If, in the interest of fairness, it becomes necessary to modify the course—perhaps you realize that several test questions were problematic, or you need to spend more time on a particular concept—make that decision objectively and in private. Then present it to the class with a clear explanation of what you're doing (giving a retest, for example), and why.
Whatever you do, don't make a change that will create additional work for students. You might as well just lead the entire class down to the department chair's office.
Don't take yourself too seriously. Few students, if any, are as interested in your subject as you are. Nor are they likely to think it's as important as you think it is. After all, they're probably taking four or five courses, none of them in their major, and each of them taught by an instructor who believes his or her subject is the most important.
That doesn't mean your subject isn't important, or that they don't need to learn it. It just means you aren't going to accomplish much by constantly lecturing them on their priorities, or treating every assignment as if it's a matter of life and death.
Try lightening up a little. Tell a few jokes at your own expense, or at the expense of your subject matter. Share a conspiratorial wink with students from time to time. They're much more likely to conclude that some aspects of your course really are important if you don't act as if everything is.
Keep your distance. Perhaps the most difficult thing in teaching is to establish a user-friendly persona while maintaining an appropriate professional relationship with your students. Some teachers seem to accomplish that effortlessly, but the rest of us have to work at it.
Indeed, new teachers usually err on one side or the other: Either they're too distant, which can make them seem cold and arrogant (even if they're not), or else they're too buddy-buddy with their students, which can lead to a different set of problems.
The trick is to be courteous, approachable, and (at times) even self-deprecatory—in short, keeping it real without becoming chummy. To that end, I suggest that you dress like an adult rather than like one of your students. (This is especially important if you're young enough to be mistaken for a student.) Expect students to call you by your formal or professional title—"Dr. So-and-So," "Professor So-and-So," or "Mr./Ms. So-and-So"—rather than your first name. And don't socialize with students outside of the classroom, except during college-sponsored events at which other faculty members are present.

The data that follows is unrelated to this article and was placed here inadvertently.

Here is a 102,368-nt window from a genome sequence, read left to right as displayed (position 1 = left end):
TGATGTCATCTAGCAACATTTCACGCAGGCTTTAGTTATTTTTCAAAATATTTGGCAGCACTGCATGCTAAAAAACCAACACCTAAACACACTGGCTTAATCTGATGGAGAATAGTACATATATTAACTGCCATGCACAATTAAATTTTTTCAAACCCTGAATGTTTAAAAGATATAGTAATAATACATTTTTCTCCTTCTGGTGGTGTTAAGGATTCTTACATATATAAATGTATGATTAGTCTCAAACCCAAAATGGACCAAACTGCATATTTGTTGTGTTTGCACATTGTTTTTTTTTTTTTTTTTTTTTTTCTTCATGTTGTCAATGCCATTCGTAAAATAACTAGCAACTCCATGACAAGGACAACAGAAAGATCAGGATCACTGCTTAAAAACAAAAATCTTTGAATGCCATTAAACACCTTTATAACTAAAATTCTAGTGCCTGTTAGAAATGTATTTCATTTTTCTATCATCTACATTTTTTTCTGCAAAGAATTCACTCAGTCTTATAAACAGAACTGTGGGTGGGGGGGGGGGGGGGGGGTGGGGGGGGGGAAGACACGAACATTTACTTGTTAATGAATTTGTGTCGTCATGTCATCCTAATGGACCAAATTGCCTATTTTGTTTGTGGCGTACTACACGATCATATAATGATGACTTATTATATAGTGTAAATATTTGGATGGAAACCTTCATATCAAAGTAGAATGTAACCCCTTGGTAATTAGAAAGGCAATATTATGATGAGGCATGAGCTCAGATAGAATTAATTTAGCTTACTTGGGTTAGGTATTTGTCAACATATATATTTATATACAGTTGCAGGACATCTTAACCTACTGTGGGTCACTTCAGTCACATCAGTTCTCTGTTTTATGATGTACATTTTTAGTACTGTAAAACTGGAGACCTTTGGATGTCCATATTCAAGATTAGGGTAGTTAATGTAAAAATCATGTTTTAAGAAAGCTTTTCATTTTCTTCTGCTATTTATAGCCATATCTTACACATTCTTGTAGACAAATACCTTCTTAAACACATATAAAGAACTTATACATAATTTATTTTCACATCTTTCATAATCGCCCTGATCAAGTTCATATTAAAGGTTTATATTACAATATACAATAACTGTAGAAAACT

Remember whom you're teaching. Always bear in mind that your students are freshmen and sophomores. They're not graduate students or even upper-division undergraduates. For the most part, they're not majoring in your subject.
I say that because one of the most common mistakes I've encountered in supervising new teachers (especially those fresh out of graduate school), is that they tend to bring with them the techniques and material they've experienced most recently—that is, in their graduate courses. But those techniques often fail to connect with first- and second-year students when the material is over their heads.
For example, I once supervised a new instructor who expected students in her survey course to write three 500-word essays in a single 75-minute class period. When I confronted her (after half of her students had come by my office to complain), she responded by saying, in essence, that she'd had to do that as a graduate student and, by golly, her students could do it, too.
Clearly they couldn't, nor should they have been expected to—not because they were community-college students, but because they were sophomores. I'm not talking about watering down the curriculum. What I'm talking about is having realistic expectations and then helping students live up to them.
Despite your initial (and quite understandable) anxiety, following those few steps should help you get your teaching career off to a good start. After that, there's no limit to what you can accomplish—just like your students.